The effects of irrelevant speech and articulatory suppression on the serial recall of silently presented lipread digits

W Divin, Kieran Coyle, DTT James

Research output: Contribution to journalArticle

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Abstract

The immediate serial recall of lipread material is disrupted by irrelevant speech (Campbell & Dodd, 1984; Jones, 1994) and by articulatory suppression (Campbell & Dodd, 1984). However, the interaction between these has not been directly examined. In Exp 1, participants recalled silently presented lipread digits in conditions of quiet, irrelevant speech, articulatory suppression and suppression/speech combined. Irrelevant speech disrupted recall, but not when articulation was suppressed. Experiment 2 demonstrated that participants were able to accurately lipread targets in all of the above experimental conditions. A third experiment contrasted predictions derived from the phonological loop model (PL; Baddeley, 1986) and the changing state hypothesis (CSH; Jones, 1993). The CSH predicts that tones and speech that vary in frequency to the same degree will disrupt recall equally (Jones & Macken, 1993), whereas the PL model implies that speech will always be more disruptive. The results support the CSH, and extend the findings of Jones and Macken (1993) to account for lipread stimuli. As with graphic presentation, the CSH provides a better account of the processes underpinning the irrelevant speech effect; however, it is argued that the recoding hypothesis from the PL model should be retained.
LanguageEnglish
Pages593-616
JournalBritish Journal of Psychology
Volume92
Issue numberPart 4
Publication statusPublished - Nov 2001

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abstract = "The immediate serial recall of lipread material is disrupted by irrelevant speech (Campbell & Dodd, 1984; Jones, 1994) and by articulatory suppression (Campbell & Dodd, 1984). However, the interaction between these has not been directly examined. In Exp 1, participants recalled silently presented lipread digits in conditions of quiet, irrelevant speech, articulatory suppression and suppression/speech combined. Irrelevant speech disrupted recall, but not when articulation was suppressed. Experiment 2 demonstrated that participants were able to accurately lipread targets in all of the above experimental conditions. A third experiment contrasted predictions derived from the phonological loop model (PL; Baddeley, 1986) and the changing state hypothesis (CSH; Jones, 1993). The CSH predicts that tones and speech that vary in frequency to the same degree will disrupt recall equally (Jones & Macken, 1993), whereas the PL model implies that speech will always be more disruptive. The results support the CSH, and extend the findings of Jones and Macken (1993) to account for lipread stimuli. As with graphic presentation, the CSH provides a better account of the processes underpinning the irrelevant speech effect; however, it is argued that the recoding hypothesis from the PL model should be retained.",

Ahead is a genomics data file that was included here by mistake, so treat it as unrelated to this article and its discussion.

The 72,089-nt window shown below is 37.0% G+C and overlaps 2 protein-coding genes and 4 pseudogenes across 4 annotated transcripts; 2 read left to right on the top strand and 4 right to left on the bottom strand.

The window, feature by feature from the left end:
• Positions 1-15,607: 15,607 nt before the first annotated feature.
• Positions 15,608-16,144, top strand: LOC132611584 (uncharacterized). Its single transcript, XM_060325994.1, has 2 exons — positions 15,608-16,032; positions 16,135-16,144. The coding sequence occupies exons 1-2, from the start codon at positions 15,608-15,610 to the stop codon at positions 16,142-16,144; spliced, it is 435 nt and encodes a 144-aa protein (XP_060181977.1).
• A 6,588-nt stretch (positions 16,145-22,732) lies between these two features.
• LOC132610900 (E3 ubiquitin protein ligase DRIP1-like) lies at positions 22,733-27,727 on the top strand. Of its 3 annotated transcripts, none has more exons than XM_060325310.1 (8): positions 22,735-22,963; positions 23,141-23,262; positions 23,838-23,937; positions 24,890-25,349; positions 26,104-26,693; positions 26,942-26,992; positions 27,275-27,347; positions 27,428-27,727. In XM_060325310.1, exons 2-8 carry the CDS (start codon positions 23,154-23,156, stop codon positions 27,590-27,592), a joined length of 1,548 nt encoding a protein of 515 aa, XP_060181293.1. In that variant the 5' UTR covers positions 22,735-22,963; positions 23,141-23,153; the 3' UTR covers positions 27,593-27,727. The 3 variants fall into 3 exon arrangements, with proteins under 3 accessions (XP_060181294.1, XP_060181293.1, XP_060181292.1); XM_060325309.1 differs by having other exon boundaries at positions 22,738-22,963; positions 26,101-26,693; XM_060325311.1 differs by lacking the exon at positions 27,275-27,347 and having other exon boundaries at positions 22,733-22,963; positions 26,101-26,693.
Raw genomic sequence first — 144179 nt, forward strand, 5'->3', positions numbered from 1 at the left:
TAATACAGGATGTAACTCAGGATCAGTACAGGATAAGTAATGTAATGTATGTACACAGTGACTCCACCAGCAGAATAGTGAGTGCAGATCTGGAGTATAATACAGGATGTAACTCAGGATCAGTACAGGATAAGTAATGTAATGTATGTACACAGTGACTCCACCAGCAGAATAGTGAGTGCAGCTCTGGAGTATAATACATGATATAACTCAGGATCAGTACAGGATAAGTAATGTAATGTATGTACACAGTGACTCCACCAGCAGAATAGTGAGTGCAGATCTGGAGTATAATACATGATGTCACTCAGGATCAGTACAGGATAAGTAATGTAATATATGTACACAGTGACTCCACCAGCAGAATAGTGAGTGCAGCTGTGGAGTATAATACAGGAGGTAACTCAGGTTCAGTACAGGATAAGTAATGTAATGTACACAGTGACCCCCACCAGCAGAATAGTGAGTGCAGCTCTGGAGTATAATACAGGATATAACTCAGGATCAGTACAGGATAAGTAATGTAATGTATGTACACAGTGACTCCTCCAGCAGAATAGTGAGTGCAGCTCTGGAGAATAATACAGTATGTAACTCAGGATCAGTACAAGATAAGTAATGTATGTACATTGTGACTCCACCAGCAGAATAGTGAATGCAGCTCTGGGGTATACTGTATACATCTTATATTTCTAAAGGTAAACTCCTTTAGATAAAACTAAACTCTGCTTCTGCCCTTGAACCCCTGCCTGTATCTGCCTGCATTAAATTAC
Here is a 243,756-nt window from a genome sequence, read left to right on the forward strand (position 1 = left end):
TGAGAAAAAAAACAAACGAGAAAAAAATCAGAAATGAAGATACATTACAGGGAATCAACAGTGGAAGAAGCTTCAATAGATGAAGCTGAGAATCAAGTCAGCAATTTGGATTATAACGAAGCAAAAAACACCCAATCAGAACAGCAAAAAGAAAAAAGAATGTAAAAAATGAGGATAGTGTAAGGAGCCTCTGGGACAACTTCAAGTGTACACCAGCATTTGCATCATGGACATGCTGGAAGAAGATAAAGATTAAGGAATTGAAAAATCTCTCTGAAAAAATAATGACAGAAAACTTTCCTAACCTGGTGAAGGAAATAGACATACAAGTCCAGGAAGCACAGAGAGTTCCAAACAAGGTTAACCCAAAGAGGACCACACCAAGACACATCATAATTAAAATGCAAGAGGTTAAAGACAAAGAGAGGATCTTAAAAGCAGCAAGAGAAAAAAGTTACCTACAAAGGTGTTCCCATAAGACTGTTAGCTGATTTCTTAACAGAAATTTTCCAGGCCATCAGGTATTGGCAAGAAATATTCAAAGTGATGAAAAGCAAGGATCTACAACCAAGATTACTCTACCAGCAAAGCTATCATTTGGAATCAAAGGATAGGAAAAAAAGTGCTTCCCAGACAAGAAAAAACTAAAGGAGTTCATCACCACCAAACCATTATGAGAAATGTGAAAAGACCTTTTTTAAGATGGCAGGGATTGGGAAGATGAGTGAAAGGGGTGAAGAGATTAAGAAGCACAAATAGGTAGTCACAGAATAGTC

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The effects of irrelevant speech and articulatory suppression on the serial recall of silently presented lipread digits. / Divin, W; Coyle, Kieran; James, DTT.

In: British Journal of Psychology, Vol. 92, No. Part 4, 11.2001, p. 593-616.

Research output: Contribution to journalArticle

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